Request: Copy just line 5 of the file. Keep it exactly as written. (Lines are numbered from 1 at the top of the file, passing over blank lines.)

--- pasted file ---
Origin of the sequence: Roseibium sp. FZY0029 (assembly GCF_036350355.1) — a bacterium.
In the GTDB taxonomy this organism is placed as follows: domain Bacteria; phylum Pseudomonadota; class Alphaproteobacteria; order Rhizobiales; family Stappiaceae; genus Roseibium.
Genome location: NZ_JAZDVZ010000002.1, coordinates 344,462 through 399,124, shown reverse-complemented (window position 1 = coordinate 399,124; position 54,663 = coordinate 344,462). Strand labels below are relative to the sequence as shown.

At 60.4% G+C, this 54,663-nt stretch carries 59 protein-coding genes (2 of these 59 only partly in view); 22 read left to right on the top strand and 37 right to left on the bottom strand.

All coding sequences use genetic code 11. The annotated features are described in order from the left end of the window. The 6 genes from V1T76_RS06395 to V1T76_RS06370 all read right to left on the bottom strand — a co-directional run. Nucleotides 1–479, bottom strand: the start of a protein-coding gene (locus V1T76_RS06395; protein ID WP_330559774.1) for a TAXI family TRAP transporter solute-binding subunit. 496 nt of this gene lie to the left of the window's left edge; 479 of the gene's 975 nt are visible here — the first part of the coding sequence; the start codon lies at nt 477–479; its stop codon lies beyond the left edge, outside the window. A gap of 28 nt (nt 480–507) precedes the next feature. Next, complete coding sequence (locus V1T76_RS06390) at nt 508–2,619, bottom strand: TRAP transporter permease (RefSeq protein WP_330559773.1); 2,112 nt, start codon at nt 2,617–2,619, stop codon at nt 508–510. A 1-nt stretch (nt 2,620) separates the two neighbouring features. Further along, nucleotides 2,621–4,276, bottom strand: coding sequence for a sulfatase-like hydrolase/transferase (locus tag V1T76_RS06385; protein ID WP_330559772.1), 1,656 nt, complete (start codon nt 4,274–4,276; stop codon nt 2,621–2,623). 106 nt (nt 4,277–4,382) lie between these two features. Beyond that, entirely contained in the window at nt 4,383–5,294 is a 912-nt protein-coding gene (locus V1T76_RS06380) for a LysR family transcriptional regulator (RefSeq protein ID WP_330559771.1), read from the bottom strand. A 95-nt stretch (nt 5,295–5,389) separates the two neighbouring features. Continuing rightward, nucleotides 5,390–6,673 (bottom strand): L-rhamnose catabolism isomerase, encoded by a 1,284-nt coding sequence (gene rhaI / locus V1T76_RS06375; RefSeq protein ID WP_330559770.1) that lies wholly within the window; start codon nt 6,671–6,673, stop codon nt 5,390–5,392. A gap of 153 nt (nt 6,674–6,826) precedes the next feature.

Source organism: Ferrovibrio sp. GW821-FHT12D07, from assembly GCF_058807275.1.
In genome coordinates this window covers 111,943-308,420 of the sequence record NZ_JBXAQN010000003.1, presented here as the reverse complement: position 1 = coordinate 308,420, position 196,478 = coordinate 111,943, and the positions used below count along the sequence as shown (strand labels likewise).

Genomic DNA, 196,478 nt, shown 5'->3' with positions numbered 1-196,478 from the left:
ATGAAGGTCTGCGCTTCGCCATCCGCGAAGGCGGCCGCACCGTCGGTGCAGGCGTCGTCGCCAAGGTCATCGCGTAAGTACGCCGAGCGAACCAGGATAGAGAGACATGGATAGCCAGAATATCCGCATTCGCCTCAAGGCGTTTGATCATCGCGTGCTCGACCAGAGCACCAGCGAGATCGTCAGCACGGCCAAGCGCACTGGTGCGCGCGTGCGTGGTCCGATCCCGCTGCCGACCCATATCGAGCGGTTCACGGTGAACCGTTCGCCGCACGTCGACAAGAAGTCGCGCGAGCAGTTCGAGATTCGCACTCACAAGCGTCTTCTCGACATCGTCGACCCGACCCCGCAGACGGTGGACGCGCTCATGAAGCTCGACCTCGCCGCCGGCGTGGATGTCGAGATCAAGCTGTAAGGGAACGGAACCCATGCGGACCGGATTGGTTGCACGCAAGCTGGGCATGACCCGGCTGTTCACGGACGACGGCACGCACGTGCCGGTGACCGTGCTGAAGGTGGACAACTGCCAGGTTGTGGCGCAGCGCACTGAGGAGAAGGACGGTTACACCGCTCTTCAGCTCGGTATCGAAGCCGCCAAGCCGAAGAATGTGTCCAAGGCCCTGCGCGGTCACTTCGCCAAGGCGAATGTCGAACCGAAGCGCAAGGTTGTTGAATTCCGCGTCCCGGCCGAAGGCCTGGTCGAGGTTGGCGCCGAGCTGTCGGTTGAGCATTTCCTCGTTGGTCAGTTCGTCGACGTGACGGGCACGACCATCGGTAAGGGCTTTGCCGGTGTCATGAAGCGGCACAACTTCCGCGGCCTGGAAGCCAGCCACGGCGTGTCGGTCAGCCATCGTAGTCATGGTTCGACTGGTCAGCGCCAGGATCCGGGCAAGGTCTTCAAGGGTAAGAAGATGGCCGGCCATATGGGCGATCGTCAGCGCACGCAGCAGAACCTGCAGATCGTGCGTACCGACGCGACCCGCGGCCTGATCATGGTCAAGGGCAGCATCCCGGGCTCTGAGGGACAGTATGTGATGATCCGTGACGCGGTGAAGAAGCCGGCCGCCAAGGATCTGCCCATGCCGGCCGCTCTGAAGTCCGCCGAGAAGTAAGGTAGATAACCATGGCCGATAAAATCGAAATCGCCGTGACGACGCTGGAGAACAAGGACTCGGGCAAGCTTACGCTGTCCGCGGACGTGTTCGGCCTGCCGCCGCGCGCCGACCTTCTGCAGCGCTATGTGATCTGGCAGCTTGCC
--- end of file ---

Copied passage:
All coding sequences use genetic code 11. The annotated features are described in order from the left end of the window. The 6 genes from V1T76_RS06395 to V1T76_RS06370 all read right to left on the bottom strand — a co-directional run. Nucleotides 1–479, bottom strand: the start of a protein-coding gene (locus V1T76_RS06395; protein ID WP_330559774.1) for a TAXI family TRAP transporter solute-binding subunit. 496 nt of this gene lie to the left of the window's left edge; 479 of the gene's 975 nt are visible here — the first part of the coding sequence; the start codon lies at nt 477–479; its stop codon lies beyond the left edge, outside the window. A gap of 28 nt (nt 480–507) precedes the next feature. Next, complete coding sequence (locus V1T76_RS06390) at nt 508–2,619, bottom strand: TRAP transporter permease (RefSeq protein WP_330559773.1); 2,112 nt, start codon at nt 2,617–2,619, stop codon at nt 508–510. A 1-nt stretch (nt 2,620) separates the two neighbouring features. Further along, nucleotides 2,621–4,276, bottom strand: coding sequence for a sulfatase-like hydrolase/transferase (locus tag V1T76_RS06385; protein ID WP_330559772.1), 1,656 nt, complete (start codon nt 4,274–4,276; stop codon nt 2,621–2,623). 106 nt (nt 4,277–4,382) lie between these two features. Beyond that, entirely contained in the window at nt 4,383–5,294 is a 912-nt protein-coding gene (locus V1T76_RS06380) for a LysR family transcriptional regulator (RefSeq protein ID WP_330559771.1), read from the bottom strand. A 95-nt stretch (nt 5,295–5,389) separates the two neighbouring features. Continuing rightward, nucleotides 5,390–6,673 (bottom strand): L-rhamnose catabolism isomerase, encoded by a 1,284-nt coding sequence (gene rhaI / locus V1T76_RS06375; RefSeq protein ID WP_330559770.1) that lies wholly within the window; start codon nt 6,671–6,673, stop codon nt 5,390–5,392. A gap of 153 nt (nt 6,674–6,826) precedes the next feature.